Jobs and studentships
Applications are invited for a three-year PhD studentship in the Department of American and Canadian Studies (ACS) at the University of Nottingham (UoN). Applicants should have a research project focused on the history, literature and/or visual culture of slavery and/or antislavery (past and/or present). The studentship includes Home/EU fees, a stipend of £13,863 per year, and an additional budget to attend conferences and conduct research.
The antislavery movement is at a crossroads between the past and present. Having received a grant of £1.84 million from the Arts and Humanities Research Council (AHRC), we seek to mobilise elements of the past to understand the present and shape the future of the contemporary antislavery movement. Applications from the UK and European Union are invited to apply to undertake a PhD within the School of Law at Queen's University, Belfast, under the direction of Professor Jean Allain.
Applications are invited for a PhD studentship at the Wilberforce Institute for the study of Slavery and Emancipation (WISE), University of Hull. This is one of three studentships linked to a joint collaborative research project funded by the AHRC entitled 'The Antislavery Usable Past', the other studentships being based at Queen's University Belfast (QUB) and the University of Nottingham. The aim of the project is to use the study of past anti-slavery strategies to inform today's movement against global slavery and human trafficking.
Applications are invited for a postdoctoral research fellow to be based in the Department of American and Canadian Studies. The successful applicant will join a collaborative academic project, funded by the AHRC under its 'Care for the Future' theme and entitled 'The Antislavery Usable Past'. It will unearth the details of past antislavery strategies (including 18th/19th-century American and British) and translate their lessons and legacies for the movement against contemporary global slavery and human trafficking.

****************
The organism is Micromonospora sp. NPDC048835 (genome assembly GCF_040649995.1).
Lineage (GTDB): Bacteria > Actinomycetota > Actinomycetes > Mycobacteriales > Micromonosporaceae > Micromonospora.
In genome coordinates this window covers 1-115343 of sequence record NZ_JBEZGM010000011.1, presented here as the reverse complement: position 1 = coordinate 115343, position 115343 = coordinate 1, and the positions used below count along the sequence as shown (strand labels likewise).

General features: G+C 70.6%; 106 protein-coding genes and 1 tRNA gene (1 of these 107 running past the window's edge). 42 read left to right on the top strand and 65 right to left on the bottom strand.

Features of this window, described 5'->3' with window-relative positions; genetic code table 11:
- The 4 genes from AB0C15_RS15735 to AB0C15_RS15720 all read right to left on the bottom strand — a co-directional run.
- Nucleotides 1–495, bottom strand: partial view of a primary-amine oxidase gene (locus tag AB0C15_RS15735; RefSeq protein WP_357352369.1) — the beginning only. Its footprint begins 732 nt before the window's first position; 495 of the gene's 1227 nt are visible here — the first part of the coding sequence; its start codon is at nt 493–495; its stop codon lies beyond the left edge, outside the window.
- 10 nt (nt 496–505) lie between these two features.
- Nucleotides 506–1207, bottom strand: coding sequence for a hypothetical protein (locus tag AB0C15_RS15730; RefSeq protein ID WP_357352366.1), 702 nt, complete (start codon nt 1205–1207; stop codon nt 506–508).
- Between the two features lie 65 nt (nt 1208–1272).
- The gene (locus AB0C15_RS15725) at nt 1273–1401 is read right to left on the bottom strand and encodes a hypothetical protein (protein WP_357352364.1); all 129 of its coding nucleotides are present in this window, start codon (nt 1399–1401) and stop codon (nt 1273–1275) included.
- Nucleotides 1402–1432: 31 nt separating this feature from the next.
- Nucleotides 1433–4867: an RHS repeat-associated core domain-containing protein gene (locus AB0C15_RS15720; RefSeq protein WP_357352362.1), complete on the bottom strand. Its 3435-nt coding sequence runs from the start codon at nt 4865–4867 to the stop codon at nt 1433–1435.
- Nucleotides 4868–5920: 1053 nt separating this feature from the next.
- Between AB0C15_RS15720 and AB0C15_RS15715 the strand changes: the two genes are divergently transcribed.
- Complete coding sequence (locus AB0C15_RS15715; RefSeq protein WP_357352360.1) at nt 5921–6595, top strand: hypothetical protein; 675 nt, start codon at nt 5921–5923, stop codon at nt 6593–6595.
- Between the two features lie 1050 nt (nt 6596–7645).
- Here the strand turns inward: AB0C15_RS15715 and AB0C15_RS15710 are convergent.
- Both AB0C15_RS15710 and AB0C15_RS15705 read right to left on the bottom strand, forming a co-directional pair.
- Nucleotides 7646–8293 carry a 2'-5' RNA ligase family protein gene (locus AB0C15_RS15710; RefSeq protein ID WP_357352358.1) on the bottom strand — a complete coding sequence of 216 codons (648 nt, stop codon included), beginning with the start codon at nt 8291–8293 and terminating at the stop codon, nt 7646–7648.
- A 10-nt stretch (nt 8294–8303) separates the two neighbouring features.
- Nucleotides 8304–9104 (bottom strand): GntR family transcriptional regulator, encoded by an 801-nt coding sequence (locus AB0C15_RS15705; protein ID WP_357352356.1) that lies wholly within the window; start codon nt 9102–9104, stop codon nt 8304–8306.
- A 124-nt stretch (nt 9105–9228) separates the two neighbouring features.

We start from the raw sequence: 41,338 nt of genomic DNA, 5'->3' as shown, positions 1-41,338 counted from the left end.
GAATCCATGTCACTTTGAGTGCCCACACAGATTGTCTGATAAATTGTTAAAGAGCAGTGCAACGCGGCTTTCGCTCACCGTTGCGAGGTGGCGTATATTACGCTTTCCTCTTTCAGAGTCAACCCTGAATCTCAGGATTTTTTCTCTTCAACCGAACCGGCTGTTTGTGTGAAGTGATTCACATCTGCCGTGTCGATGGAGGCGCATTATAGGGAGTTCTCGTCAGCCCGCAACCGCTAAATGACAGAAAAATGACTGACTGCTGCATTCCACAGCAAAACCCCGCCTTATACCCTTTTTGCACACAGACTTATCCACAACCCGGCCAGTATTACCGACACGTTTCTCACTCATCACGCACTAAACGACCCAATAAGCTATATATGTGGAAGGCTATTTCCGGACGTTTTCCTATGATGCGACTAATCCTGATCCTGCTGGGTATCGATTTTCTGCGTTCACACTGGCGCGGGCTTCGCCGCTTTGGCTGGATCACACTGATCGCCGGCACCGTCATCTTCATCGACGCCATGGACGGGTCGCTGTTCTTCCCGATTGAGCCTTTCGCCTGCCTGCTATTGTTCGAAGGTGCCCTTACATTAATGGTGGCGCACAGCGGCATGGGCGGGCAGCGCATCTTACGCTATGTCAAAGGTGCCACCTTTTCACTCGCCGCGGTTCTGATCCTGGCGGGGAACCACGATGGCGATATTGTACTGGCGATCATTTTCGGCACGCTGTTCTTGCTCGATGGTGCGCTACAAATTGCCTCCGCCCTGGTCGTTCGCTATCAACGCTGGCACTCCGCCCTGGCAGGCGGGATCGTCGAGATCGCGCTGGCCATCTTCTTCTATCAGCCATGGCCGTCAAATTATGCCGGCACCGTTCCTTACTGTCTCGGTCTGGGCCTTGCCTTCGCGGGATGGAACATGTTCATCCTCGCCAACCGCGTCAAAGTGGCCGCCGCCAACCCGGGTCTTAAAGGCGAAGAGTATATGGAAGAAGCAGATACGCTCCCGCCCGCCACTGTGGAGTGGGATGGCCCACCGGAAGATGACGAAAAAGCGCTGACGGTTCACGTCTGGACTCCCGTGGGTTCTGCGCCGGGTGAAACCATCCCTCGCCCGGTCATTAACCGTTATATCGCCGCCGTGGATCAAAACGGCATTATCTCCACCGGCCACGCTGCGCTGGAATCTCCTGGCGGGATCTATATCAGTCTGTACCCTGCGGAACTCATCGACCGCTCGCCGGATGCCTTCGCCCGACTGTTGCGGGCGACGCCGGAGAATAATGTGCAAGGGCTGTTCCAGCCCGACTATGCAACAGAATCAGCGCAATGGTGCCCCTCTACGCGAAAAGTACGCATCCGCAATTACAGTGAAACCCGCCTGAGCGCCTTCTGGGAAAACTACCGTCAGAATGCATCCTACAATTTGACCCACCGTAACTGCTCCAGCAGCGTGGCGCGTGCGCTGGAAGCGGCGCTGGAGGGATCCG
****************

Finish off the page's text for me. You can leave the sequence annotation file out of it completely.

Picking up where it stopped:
The Wilberforce Institute for the study of Slavery and Emancipation is an interdisciplinary institute that generates world class research and provides a forum for academic discourse and interaction that advances public understanding of both historic and contemporary slavery, and thereby informing political and social change.
The following projects are available in this year's PhD Scholarship competition:
Up to three Archives By-Fellowships available for one term (8 weeks) each during the academic year 2015/16 which are open to researchers engaged in academic projects at a post doctoral level or at a more senior level. The Archives By-Fellow's research must demand extensive use of papers in the Churchill Archives Centre (see https://www.chu.cam.ac.uk/archives/).
Applications are made to the Churchill College’s Archives Committee which then makes recommendations to the Fellowship Electors of Churchill College.